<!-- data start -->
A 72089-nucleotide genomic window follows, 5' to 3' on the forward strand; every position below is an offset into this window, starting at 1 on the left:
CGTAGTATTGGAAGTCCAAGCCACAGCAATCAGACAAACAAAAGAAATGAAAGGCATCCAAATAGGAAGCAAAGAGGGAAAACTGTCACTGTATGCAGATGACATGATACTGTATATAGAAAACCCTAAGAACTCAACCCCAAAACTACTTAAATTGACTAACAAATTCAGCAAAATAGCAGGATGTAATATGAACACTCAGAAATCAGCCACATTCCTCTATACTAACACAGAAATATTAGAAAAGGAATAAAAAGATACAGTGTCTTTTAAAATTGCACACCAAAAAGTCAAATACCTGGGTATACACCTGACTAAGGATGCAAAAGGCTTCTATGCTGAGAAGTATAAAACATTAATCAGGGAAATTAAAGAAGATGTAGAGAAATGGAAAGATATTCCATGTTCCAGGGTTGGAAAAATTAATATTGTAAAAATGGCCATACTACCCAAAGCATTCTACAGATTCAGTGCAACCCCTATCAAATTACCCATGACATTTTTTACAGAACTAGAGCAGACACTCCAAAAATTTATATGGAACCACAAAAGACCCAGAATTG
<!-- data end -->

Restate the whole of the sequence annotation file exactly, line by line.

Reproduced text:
A 72089-nucleotide genomic window follows, 5' to 3' on the forward strand; every position below is an offset into this window, starting at 1 on the left:
CGTAGTATTGGAAGTCCAAGCCACAGCAATCAGACAAACAAAAGAAATGAAAGGCATCCAAATAGGAAGCAAAGAGGGAAAACTGTCACTGTATGCAGATGACATGATACTGTATATAGAAAACCCTAAGAACTCAACCCCAAAACTACTTAAATTGACTAACAAATTCAGCAAAATAGCAGGATGTAATATGAACACTCAGAAATCAGCCACATTCCTCTATACTAACACAGAAATATTAGAAAAGGAATAAAAAGATACAGTGTCTTTTAAAATTGCACACCAAAAAGTCAAATACCTGGGTATACACCTGACTAAGGATGCAAAAGGCTTCTATGCTGAGAAGTATAAAACATTAATCAGGGAAATTAAAGAAGATGTAGAGAAATGGAAAGATATTCCATGTTCCAGGGTTGGAAAAATTAATATTGTAAAAATGGCCATACTACCCAAAGCATTCTACAGATTCAGTGCAACCCCTATCAAATTACCCATGACATTTTTTACAGAACTAGAGCAGACACTCCAAAAATTTATATGGAACCACAAAAGACCCAGAATTG